‘World’s biggest dinosaur’ found in a remote Australian town after 15-year-long mission

A 15-year mission in outback Australia has uncovered what is likely the world’s largest dinosaur, nicknamed ‘Cooper’ by locals.

The fossilised remains of the sauropod dinosaur were first discovered on the cattle property of Stuart and Robyn Mackenzie west of Eromanga in remote south-west Queensland back in 2006. 

Fifteen years later the 95-98 million-year-old bones are recognised as the largest skeletal remains of a dinosaur ever found in Australia.

Artist's impression of Cooper, or Australotitan cooperensis, a new species of dinosaur

Artist's impression of Cooper, or Australotitan cooperensis, a new species of dinosaur

Artist’s impression of Cooper, or Australotitan cooperensis, a new species of dinosaur

Artist's impression of Cooper's size relative to the dig site at Eromanga in south-west Queensland

Artist's impression of Cooper's size relative to the dig site at Eromanga in south-west Queensland

Artist’s impression of Cooper’s size relative to the dig site at Eromanga in south-west Queensland

Stuart and Robyn Mackenzie pose with a titanosaur bone in 2007, shortly after it was discovered on their cattle property near Eromanga

Stuart and Robyn Mackenzie pose with a titanosaur bone in 2007, shortly after it was discovered on their cattle property near Eromanga

Stuart and Robyn Mackenzie pose with a titanosaur bone in 2007, shortly after it was discovered on their cattle property near Eromanga

Robyn Mackenzie with a giant fossilised bone at the Eromanga Natural History Museum, which she founded to display Cooper and other dinosaurs discovered in the remote area

Robyn Mackenzie with a giant fossilised bone at the Eromanga Natural History Museum, which she founded to display Cooper and other dinosaurs discovered in the remote area

Robyn Mackenzie with a giant fossilised bone at the Eromanga Natural History Museum, which she founded to display Cooper and other dinosaurs discovered in the remote area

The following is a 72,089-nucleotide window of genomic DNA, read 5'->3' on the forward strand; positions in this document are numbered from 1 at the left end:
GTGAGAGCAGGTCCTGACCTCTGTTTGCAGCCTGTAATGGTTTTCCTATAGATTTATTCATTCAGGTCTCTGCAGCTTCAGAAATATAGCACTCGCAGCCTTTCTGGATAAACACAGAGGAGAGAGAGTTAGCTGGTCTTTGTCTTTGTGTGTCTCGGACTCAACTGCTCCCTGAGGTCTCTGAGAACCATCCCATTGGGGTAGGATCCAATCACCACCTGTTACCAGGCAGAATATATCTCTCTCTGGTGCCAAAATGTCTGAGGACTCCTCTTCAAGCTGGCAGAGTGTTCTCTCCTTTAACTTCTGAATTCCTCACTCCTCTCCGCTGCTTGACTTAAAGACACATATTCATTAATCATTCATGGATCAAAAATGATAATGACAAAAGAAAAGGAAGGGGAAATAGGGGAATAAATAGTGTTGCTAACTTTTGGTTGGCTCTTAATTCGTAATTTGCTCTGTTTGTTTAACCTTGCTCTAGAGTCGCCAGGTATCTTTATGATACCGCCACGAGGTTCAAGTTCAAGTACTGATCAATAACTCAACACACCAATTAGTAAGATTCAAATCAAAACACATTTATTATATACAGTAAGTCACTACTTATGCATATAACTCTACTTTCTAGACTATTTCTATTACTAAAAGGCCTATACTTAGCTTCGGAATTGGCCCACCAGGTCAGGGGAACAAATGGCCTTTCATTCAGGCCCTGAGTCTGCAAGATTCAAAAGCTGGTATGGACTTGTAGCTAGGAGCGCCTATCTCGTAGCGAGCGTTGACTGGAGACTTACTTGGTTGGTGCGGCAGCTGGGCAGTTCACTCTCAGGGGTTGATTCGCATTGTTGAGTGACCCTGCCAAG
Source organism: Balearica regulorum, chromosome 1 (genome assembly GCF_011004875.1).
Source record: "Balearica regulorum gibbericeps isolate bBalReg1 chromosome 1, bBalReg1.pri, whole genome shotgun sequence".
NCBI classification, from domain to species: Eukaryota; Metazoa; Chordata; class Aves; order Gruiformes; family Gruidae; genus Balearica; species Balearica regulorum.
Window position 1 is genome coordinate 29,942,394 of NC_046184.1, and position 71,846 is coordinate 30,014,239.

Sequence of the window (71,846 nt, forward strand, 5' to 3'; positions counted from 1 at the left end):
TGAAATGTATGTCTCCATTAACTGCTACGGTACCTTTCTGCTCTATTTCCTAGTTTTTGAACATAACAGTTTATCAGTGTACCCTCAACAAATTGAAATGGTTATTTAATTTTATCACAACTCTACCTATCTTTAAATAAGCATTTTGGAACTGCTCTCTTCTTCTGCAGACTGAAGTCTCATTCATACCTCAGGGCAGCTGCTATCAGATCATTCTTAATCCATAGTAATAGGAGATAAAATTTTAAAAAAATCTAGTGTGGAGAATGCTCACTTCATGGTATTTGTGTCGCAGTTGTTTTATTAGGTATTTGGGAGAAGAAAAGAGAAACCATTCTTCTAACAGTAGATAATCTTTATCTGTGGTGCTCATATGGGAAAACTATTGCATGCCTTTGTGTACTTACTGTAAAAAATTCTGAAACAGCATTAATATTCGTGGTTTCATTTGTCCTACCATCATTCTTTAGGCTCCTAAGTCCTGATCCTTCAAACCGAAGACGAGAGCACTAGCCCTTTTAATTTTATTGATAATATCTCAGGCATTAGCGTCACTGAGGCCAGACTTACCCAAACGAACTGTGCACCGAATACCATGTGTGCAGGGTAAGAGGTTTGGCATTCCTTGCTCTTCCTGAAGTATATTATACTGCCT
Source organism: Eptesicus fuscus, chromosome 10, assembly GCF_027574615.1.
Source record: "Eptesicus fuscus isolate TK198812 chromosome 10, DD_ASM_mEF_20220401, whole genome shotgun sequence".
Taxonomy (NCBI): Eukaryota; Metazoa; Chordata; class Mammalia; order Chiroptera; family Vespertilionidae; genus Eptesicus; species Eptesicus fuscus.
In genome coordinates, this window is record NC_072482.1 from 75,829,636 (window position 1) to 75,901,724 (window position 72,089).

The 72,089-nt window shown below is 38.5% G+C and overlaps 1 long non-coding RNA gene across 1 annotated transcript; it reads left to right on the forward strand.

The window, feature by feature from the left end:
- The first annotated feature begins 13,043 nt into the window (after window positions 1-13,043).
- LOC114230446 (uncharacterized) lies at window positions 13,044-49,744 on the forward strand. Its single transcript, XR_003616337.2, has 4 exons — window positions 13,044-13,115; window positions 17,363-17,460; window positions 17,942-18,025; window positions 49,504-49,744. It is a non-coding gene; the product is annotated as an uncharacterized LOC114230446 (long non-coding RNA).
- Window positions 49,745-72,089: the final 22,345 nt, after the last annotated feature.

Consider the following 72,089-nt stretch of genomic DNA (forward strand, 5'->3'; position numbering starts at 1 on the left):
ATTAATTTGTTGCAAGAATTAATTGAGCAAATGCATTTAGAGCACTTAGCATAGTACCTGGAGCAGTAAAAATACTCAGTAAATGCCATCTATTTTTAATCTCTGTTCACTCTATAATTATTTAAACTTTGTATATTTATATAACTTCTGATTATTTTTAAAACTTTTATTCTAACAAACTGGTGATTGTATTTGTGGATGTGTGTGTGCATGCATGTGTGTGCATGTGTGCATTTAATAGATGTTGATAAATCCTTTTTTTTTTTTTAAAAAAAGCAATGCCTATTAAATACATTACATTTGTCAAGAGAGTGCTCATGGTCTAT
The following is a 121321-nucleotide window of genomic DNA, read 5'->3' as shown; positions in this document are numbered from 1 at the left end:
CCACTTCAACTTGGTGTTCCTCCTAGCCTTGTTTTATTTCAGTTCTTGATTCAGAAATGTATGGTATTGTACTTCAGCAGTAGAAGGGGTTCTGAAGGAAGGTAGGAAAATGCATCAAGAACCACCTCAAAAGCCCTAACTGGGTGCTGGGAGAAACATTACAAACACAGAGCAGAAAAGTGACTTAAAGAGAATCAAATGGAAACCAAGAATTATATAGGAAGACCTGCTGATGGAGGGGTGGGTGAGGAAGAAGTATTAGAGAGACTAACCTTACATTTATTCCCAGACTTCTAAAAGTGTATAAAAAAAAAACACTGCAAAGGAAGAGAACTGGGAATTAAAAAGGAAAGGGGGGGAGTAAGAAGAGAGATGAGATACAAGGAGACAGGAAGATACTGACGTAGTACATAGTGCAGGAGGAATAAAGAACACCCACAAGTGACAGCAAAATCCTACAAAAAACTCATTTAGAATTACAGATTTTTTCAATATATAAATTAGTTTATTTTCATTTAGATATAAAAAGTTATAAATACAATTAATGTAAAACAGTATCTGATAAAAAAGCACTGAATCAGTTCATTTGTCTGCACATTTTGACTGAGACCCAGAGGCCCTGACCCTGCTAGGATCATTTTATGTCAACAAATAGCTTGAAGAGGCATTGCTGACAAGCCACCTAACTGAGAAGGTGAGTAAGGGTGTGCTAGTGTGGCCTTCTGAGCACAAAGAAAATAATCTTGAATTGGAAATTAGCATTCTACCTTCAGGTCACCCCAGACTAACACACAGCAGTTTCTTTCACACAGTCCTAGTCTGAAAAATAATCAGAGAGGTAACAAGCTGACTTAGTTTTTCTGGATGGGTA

Nicknamed Cooper by the Mackenzies because of its location on the Cooper Creek, the dinosaur was believed to have been 30metres long and 6.5metres high (ground to hip).

Cooper is awaiting classification as a new species of dinosaur, one of the top 10 largest dinosaurs in the world and part of a group of ‘titanosaurs’ previously only found in South America. 

‘Cooper is a local hero,’ Ms Mackenzie told A Current Affair.

‘A very big local hero and a gentle giant. I think he’s pretty special.’   

‘In Australia, it’s certainly the largest animal that’s ever walked the outback,’ Queensland Museum vertebrate palaeontologist, Dr Scott Hocknull, told the ABC.

‘This is huge, this is a fantastic beast. Imagine something the size of a basketball court walking around on land.’  

The discovery had birthed a new tourist industry in the town, where Ms Mackenzie had founded the Eromanga Natural History Museum to display parts of Cooper and other dinosaur finds in the area. 

She is currently trying to expand the museum to cope with the crowds expected to visit to see Cooper. 

Cooper was a vegetarian who stood 6.5metres high and was 30metres long

Cooper was a vegetarian who stood 6.5metres high and was 30metres long

Cooper was a vegetarian who stood 6.5metres high and was 30metres long

Dr Scott Hocknull of the Queensland Museum and Ms Mackenzie pose with a model of Cooper's humerus bone alongside the fossilised remains of the bone

Dr Scott Hocknull of the Queensland Museum and Ms Mackenzie pose with a model of Cooper's humerus bone alongside the fossilised remains of the bone

Dr Scott Hocknull of the Queensland Museum and Ms Mackenzie pose with a model of Cooper’s humerus bone alongside the fossilised remains of the bone

Ms Mackenzie poses with a fossilised dinosaur bone at the dig site west of Eromanga in country Queensland

Ms Mackenzie poses with a fossilised dinosaur bone at the dig site west of Eromanga in country Queensland

Ms Mackenzie poses with a fossilised dinosaur bone at the dig site west of Eromanga in country Queensland

Ms Mackenzie also believes there are more dinosaurs to be discovered in the area.

‘There’s dozens of sites, there’s dozens of dinosaurs potentially out there that will need preparation and then research after they’ve been dug up,’ she told the ABC.

A vegetarian who needed to eat enough to fill a stomach the size of a skip bin, it’s not known how Cooper met his end after roaming the land. 

‘It’s possible the terrain simply dried up and couldn’t sustain his kind,’ Ms MacKenzie said.

‘Certainly he lived long before other dinosaurs which were wiped out by a suspected meteor hitting the earth about 65 million years ago.’

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